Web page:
Gender differences in preschool children's recall of competitive and noncompetitive computer mathematics games


This study investigated whether competitive and noncompetitive educational mathematics computer games influence four- to seven-year-old boys' and girls' recall of game-playing experience. A qualitative analysis was performed to investigate what preschool children may have learned through their selective recall of game-playing experience. A difference emerged in six- to seven-year-old boys' and girls' recall after playing a competitive computer mathematics game, such that boys tended to first recall the consequence of 'winning and losing' whereas girls of the same age focused on 'friendship among animated characters' in the game. Thus, the qualitative results suggest the possibility that selective attention or selective recall might be partially influenced by gender schemas. Based on the recall sequences, educational noncompetitive computer mathematics games may lead to a better learning outcome for older boys. © 2009 Taylor & Francis.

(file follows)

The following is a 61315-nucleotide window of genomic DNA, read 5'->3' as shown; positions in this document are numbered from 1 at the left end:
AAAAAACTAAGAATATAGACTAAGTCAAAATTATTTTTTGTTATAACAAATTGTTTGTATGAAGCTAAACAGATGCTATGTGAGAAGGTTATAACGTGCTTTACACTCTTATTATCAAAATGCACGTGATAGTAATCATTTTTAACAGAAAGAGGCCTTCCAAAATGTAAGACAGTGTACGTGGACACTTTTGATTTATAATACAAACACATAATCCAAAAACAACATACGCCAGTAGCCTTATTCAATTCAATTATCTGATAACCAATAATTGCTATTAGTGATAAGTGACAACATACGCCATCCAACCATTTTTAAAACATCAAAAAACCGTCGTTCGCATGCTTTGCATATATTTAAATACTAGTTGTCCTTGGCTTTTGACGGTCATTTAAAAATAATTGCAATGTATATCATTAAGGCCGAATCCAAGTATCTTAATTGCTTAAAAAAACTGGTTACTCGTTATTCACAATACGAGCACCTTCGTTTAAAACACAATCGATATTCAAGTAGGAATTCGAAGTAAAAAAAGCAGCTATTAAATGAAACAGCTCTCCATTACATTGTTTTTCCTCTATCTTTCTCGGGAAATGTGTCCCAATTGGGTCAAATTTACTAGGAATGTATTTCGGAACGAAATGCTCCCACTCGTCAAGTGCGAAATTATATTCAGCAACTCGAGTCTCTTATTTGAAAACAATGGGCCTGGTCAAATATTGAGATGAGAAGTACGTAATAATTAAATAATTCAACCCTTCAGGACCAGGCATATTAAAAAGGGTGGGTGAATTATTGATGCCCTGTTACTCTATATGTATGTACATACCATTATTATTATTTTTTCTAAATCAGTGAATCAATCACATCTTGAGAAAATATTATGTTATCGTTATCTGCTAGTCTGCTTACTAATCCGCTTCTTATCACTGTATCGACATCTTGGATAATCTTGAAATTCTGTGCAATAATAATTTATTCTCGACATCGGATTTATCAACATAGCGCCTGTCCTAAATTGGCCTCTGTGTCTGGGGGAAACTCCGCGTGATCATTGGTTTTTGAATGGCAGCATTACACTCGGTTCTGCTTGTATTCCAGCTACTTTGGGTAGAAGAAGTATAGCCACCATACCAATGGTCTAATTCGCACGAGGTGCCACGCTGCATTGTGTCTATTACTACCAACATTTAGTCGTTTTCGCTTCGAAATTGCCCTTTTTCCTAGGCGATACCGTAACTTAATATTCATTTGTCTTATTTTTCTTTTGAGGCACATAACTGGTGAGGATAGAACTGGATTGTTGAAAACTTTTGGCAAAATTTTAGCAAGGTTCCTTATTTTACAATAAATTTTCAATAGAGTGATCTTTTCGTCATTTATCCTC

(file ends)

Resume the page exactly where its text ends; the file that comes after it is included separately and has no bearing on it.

Publication Title

Learning, Media and Technology